Picks and Pans Review: A Face at the Window
Splintering families are a McFarland specialty. The author's quietly mesmerizing first novel, The Music Room, dealt with a young man's attempts to come to terms with his brother's suicide, while School for the Blind centered on the complex and troubled memories of an elderly brother and sister. Now, in the phantasmagoric and frustrating A Face at the Window, McFarland is decidedly upping the stakes. He focuses on a fragile family and the way it's all but undone by a troubling clan of ghosts.
The story is narrated by Cookson Selway, the son of a sociopath who has a history of drug abuse (he made a bundle in the cocaine trade) and a less documented link to the paranormal. With their beloved only child settled in boarding school, Selway and his wife, a mystery novelist, settle for a protracted stay in England at a hotel recommended by their broker. But almost immediately, Selway begins hearing music no one else can hear, seeing people who register only with him. He becomes increasingly attached to these spirits and increasingly detached from the realm of the real—putting his marriage, ultimately his life, at peril.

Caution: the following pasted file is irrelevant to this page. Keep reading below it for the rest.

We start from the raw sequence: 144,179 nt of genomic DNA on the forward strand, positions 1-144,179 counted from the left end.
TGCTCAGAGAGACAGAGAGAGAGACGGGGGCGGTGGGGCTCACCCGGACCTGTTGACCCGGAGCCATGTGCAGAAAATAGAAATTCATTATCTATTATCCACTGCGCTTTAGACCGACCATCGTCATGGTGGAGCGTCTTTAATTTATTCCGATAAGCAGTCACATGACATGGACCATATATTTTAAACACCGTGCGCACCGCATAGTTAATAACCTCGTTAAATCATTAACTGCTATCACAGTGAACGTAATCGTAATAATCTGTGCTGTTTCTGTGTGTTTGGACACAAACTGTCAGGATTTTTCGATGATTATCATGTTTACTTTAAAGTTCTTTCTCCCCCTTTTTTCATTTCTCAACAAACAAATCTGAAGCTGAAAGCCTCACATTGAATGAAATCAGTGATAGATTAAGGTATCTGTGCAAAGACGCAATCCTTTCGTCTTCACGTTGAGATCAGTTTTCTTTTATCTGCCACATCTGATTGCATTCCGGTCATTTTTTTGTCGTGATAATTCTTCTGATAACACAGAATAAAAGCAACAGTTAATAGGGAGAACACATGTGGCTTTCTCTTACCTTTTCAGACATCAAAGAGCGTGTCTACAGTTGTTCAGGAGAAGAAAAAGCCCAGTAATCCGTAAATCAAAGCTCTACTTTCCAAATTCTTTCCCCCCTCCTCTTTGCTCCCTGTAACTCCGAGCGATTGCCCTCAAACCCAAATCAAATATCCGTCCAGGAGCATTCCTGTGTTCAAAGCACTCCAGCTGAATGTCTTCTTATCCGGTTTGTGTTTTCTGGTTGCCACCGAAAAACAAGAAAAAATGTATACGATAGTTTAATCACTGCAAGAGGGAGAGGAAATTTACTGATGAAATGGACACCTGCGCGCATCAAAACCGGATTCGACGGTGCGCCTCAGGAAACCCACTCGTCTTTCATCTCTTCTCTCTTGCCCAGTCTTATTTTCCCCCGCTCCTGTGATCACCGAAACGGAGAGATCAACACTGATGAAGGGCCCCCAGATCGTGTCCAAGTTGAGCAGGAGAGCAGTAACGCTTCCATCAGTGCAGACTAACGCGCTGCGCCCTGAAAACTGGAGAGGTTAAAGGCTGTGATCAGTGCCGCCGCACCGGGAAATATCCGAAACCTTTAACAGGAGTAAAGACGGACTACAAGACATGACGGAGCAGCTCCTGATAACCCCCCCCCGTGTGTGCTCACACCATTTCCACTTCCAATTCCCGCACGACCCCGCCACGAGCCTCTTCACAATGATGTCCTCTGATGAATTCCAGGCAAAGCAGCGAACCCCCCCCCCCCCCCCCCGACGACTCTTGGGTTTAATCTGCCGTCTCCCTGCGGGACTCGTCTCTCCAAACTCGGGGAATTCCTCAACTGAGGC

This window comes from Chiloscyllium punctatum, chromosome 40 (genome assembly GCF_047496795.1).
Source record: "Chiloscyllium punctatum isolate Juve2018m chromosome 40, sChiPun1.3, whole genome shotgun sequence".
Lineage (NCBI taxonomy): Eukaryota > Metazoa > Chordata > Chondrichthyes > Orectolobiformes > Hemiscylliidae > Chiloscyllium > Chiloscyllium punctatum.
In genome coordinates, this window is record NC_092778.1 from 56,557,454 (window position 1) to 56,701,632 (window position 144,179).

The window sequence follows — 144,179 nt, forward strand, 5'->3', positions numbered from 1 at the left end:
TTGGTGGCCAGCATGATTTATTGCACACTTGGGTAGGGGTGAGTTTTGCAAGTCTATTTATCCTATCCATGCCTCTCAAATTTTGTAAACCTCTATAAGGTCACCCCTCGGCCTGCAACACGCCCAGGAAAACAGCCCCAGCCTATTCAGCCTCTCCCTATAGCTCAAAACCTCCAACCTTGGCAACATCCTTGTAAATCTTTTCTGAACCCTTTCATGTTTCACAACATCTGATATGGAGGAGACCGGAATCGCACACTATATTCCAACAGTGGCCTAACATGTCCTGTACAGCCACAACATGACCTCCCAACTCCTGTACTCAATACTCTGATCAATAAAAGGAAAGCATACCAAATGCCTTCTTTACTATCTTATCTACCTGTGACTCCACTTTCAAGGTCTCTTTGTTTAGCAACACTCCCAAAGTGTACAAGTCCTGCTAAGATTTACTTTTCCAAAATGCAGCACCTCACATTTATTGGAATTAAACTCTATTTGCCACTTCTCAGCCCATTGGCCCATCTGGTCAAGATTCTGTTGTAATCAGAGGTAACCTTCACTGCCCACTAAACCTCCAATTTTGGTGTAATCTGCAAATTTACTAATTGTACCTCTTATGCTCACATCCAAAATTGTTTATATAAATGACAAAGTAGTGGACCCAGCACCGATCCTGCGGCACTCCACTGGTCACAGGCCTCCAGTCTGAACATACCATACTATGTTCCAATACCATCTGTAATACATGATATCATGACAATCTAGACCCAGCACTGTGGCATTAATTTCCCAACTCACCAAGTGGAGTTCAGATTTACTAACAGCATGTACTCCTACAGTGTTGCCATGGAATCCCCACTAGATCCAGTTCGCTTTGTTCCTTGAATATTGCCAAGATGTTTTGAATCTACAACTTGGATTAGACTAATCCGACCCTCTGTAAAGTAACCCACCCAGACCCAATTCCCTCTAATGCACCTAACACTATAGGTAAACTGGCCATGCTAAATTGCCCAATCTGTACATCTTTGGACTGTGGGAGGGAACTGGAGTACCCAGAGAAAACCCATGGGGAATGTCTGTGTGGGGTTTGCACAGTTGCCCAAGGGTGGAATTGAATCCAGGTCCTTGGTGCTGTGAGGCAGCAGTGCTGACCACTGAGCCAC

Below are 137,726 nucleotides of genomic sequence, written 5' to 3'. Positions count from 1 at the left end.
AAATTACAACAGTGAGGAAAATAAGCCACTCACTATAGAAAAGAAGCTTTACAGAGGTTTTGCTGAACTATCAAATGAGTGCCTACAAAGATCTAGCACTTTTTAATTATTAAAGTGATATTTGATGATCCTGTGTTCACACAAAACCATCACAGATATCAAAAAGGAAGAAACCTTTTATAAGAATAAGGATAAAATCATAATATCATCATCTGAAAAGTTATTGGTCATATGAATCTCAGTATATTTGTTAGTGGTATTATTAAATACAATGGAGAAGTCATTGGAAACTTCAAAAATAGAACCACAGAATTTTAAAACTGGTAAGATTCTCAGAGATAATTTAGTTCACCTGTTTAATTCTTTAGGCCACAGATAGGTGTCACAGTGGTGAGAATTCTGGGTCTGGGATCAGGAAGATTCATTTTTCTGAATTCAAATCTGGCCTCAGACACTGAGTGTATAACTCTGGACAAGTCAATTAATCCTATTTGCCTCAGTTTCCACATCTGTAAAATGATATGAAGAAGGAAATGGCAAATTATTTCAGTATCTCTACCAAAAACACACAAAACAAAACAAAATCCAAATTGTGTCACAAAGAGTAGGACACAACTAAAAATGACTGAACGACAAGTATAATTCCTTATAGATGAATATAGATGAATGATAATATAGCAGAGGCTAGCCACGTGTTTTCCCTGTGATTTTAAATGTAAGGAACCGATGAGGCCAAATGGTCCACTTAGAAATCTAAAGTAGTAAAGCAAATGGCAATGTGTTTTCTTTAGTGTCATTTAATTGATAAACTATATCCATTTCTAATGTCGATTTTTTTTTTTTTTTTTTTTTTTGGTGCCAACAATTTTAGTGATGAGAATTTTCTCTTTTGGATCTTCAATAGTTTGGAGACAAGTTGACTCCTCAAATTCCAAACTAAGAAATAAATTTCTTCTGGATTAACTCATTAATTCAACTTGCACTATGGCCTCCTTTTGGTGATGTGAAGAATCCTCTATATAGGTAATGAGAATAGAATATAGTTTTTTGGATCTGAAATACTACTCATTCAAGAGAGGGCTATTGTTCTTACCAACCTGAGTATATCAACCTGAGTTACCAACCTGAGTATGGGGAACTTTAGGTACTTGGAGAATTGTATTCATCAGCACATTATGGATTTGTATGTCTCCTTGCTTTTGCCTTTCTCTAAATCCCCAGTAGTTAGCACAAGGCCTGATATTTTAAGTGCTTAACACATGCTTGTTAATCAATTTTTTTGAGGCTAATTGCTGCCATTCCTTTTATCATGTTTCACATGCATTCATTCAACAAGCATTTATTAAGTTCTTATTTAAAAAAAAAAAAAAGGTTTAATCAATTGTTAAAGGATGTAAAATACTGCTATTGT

The story is rarely less than compelling, and McFarland's angular prose gleams. But this new novel never makes sufficiently clear why the ghosts glom on to Selway. McFarland seems to suggest that the gaggle of ghosts represent different aspects of the troubled Selway, but the connection is never quite fused. This journey into the paranormal begs for a bigger payoff. (Broadway, $25)